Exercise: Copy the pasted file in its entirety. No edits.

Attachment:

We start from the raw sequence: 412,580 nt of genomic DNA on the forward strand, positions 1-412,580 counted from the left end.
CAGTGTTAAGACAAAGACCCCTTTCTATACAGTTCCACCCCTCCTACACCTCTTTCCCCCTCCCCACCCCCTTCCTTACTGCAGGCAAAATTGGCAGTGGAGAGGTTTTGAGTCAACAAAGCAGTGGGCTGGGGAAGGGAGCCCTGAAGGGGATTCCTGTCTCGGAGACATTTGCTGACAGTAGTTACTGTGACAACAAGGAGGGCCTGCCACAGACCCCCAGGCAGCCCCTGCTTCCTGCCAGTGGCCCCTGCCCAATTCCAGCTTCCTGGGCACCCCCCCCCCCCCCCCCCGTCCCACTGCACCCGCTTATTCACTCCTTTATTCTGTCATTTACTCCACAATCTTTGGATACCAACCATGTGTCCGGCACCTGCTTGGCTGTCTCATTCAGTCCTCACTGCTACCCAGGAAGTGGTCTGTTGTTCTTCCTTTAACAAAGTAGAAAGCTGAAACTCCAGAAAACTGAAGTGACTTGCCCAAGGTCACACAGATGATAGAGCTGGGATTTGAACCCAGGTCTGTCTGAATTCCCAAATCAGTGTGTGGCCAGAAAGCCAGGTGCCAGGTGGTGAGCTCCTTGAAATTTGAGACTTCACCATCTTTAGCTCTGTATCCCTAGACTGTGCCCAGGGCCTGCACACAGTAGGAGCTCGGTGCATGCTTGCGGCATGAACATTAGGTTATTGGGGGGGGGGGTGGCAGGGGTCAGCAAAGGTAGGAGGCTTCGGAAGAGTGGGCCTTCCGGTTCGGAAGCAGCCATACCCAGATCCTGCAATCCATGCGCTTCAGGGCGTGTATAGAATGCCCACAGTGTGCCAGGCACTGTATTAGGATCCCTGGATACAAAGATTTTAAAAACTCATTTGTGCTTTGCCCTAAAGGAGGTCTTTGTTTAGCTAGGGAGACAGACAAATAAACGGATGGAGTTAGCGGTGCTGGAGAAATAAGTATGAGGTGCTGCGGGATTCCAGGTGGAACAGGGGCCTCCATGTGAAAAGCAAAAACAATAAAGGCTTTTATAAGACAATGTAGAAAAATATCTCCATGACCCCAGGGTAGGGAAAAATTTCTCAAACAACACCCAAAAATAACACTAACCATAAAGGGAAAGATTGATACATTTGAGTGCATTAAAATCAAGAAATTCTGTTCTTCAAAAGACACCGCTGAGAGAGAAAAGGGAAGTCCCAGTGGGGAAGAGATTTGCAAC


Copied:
We start from the raw sequence: 412,580 nt of genomic DNA on the forward strand, positions 1-412,580 counted from the left end.
CAGTGTTAAGACAAAGACCCCTTTCTATACAGTTCCACCCCTCCTACACCTCTTTCCCCCTCCCCACCCCCTTCCTTACTGCAGGCAAAATTGGCAGTGGAGAGGTTTTGAGTCAACAAAGCAGTGGGCTGGGGAAGGGAGCCCTGAAGGGGATTCCTGTCTCGGAGACATTTGCTGACAGTAGTTACTGTGACAACAAGGAGGGCCTGCCACAGACCCCCAGGCAGCCCCTGCTTCCTGCCAGTGGCCCCTGCCCAATTCCAGCTTCCTGGGCACCCCCCCCCCCCCCCCCCGTCCCACTGCACCCGCTTATTCACTCCTTTATTCTGTCATTTACTCCACAATCTTTGGATACCAACCATGTGTCCGGCACCTGCTTGGCTGTCTCATTCAGTCCTCACTGCTACCCAGGAAGTGGTCTGTTGTTCTTCCTTTAACAAAGTAGAAAGCTGAAACTCCAGAAAACTGAAGTGACTTGCCCAAGGTCACACAGATGATAGAGCTGGGATTTGAACCCAGGTCTGTCTGAATTCCCAAATCAGTGTGTGGCCAGAAAGCCAGGTGCCAGGTGGTGAGCTCCTTGAAATTTGAGACTTCACCATCTTTAGCTCTGTATCCCTAGACTGTGCCCAGGGCCTGCACACAGTAGGAGCTCGGTGCATGCTTGCGGCATGAACATTAGGTTATTGGGGGGGGGGGTGGCAGGGGTCAGCAAAGGTAGGAGGCTTCGGAAGAGTGGGCCTTCCGGTTCGGAAGCAGCCATACCCAGATCCTGCAATCCATGCGCTTCAGGGCGTGTATAGAATGCCCACAGTGTGCCAGGCACTGTATTAGGATCCCTGGATACAAAGATTTTAAAAACTCATTTGTGCTTTGCCCTAAAGGAGGTCTTTGTTTAGCTAGGGAGACAGACAAATAAACGGATGGAGTTAGCGGTGCTGGAGAAATAAGTATGAGGTGCTGCGGGATTCCAGGTGGAACAGGGGCCTCCATGTGAAAAGCAAAAACAATAAAGGCTTTTATAAGACAATGTAGAAAAATATCTCCATGACCCCAGGGTAGGGAAAAATTTCTCAAACAACACCCAAAAATAACACTAACCATAAAGGGAAAGATTGATACATTTGAGTGCATTAAAATCAAGAAATTCTGTTCTTCAAAAGACACCGCTGAGAGAGAAAAGGGAAGTCCCAGTGGGGAAGAGATTTGCAAC